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Car Battery Replacement Tips

Have you checked your vehicle’s battery? Read this article to learn about your battery and how to change it.

Testing a car battery

Your vehicle’s battery may be losing its drive for life. If you haven’t checked it lately, there’s no better time than now to have your car’s battery tested and potentially replaced. Here’s all you need to know about your vehicle’s battery and how to change it.

How Does a Car Battery Work? And Why Do They Fail in Cold Weather?

Batteries rely on chemical reactions to supply the current. Colder weather can slow down these reactions and eventually the batteries can’t supply enough current to keep up with the demand.

Cold batteries discharge faster than warm batteries. If you live in a colder climate where temperatures often fall below freezing, you should consider keeping your vehicle in a garage, insulating the battery, or even installing a trickle charger to keep it warm. If you’re simply storing a battery, keep it in a cooler location and later bring it to room temperature before installing it.

How Often Should You Test Your Car Battery?

  • If your vehicle is straining to start, be sure to have your battery checked.
  • Have your car’s battery tested every time you bring it in for routine maintenance, such as an oil change. Most shops will do it for free, so be sure to ask.

How Often Should You Replace Your Car Battery?

On average, car batteries tend to last around 3-5 years. The main differentiator between battery brands is the length of warranty, not quality. Have your car battery tested frequently to ensure it doesn’t fail, stranding you in an inconvenient spot. If an automotive shop is recommending a car battery replacement based only on a maintenance schedule, double check before approving it. Confirm your vehicle maintenance schedule online, or ask the technician to show you the results of your battery’s test.

How Do You Change a Car Battery?

While changing a battery, a good technician will clean off the clamps to make sure there’s good contact between the battery terminals and the cables that deliver the punch to the starter. Even some corrosion can rob enough power to prevent the car from starting. Ask for a good protective spray to be the final touch of any surface. This protection will slow down the corrosion that will build up on the connections. A little extra work on the installation will really add up when it gets chilly.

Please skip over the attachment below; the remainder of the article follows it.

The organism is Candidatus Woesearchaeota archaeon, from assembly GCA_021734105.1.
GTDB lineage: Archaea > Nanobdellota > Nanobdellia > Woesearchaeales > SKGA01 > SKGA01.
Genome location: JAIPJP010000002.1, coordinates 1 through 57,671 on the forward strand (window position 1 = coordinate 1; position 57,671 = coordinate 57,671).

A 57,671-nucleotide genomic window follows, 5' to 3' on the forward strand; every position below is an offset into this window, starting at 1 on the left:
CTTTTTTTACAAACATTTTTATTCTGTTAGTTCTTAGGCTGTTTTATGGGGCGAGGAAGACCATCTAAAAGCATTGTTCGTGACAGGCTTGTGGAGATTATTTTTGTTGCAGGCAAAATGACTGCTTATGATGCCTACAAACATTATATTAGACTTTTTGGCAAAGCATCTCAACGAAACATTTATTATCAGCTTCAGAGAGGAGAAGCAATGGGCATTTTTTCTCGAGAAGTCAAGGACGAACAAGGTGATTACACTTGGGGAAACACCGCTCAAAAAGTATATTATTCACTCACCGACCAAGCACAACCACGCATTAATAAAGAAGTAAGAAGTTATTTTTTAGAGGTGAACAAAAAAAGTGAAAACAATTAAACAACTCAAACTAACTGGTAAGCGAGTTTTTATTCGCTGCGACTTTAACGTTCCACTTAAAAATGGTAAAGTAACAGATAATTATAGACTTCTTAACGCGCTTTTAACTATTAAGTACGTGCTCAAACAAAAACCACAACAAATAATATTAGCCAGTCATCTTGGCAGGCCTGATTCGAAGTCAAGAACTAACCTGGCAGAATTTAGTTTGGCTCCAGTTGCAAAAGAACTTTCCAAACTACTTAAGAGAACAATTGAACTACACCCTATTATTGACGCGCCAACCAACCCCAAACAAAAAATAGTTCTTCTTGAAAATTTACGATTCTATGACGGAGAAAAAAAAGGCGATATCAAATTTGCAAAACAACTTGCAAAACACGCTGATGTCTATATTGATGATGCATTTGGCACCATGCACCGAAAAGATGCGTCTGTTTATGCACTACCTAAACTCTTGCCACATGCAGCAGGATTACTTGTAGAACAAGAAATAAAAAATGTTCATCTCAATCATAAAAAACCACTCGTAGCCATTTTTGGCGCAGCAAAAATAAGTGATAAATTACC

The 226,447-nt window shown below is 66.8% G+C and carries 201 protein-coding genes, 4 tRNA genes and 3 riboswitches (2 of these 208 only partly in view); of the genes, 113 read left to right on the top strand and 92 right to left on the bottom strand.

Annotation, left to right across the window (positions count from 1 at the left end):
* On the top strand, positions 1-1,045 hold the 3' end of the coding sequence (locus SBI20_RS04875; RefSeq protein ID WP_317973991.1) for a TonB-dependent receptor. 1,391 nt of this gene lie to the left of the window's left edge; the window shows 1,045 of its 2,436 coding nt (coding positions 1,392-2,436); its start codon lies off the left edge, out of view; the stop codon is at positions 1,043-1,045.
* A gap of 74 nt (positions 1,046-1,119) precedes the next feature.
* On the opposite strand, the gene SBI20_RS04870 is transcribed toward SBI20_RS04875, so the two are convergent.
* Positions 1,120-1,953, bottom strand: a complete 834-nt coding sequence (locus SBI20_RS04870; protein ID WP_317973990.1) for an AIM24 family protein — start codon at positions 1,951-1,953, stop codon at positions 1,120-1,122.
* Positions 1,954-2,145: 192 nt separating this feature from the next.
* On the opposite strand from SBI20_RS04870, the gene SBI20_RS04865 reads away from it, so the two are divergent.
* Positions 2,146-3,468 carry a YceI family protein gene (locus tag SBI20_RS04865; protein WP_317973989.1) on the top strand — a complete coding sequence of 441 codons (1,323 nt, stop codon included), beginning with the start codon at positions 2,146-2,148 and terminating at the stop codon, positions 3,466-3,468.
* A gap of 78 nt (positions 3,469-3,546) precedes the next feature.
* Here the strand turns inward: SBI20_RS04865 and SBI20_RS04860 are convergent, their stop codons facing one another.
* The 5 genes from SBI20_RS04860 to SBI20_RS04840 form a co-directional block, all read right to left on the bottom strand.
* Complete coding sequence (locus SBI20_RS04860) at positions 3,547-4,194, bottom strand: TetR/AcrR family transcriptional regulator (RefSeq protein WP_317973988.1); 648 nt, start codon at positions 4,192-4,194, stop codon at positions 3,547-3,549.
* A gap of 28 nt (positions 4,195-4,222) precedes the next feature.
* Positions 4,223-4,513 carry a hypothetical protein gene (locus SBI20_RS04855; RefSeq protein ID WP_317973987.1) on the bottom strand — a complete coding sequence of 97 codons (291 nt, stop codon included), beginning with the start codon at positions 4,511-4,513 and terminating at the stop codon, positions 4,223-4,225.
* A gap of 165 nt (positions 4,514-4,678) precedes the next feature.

What Should You Do When You Have a Dead Battery?

If faced with a dead battery, you have some options:

Call for roadside assistance.

If you’re alone and without jumper cables, the best option is to call for roadside assistance. State Farm® offers Emergency Road Service coverage to make this hassle a lot easier.

Break out the jumper cables and get started.

Here’s a great, in-depth guide to jumping your vehicle. To summarize the points:

  • Pull the working vehicle next to yours, so both batteries are within reach of your jumper cables.
  • Turn off both cars.
  • Connect the Red (positive) cable to the dead car’s positive (+) terminal. Then connect the Red cable to the donor car’s positive terminal.
  • Connect the Black (negative) clamp to the battery’s negative terminal on the donor car. Connect the other Black clamp to the ground point on the donor car’s engine.
  • Allow both cars to charge for a couple of minutes.
  • Start up the donor car for about five minutes. Then start the previously dead car, and wait another couple of minutes.
  • If possible, drive your car for a bit to ensure the battery recovers.

Disconnect the battery and have it charged.

Disconnect your dead battery. Bring it to an auto parts retailer and have it recharged while you wait. If the battery is unsalvageable, you will have to purchase a replacement.

Save on Your Car Service

If you follow the steps provided and find yourself at the auto parts store waiting for them to charge your battery, you will likely end up buying one and having them install it. Most auto part stores offer this as a free service for most vehicles (typically excluding European vehicles with batteries in the trunk that also require a computer reprogramming).

State Farm® (including State Farm Mutual Automobile Insurance Company and its subsidiaries and affiliates) is not responsible for, and does not endorse or approve, either implicitly or explicitly, the content of any third party sites hyperlinked from this page. State Farm has no discretion to alter, update, or control the content on the hyperlinked, third party site. Access to third party sites is at the user's own risk, is being provided for informational purposes only and is not a solicitation to buy or sell any of the products which may be referenced on such third party sites.

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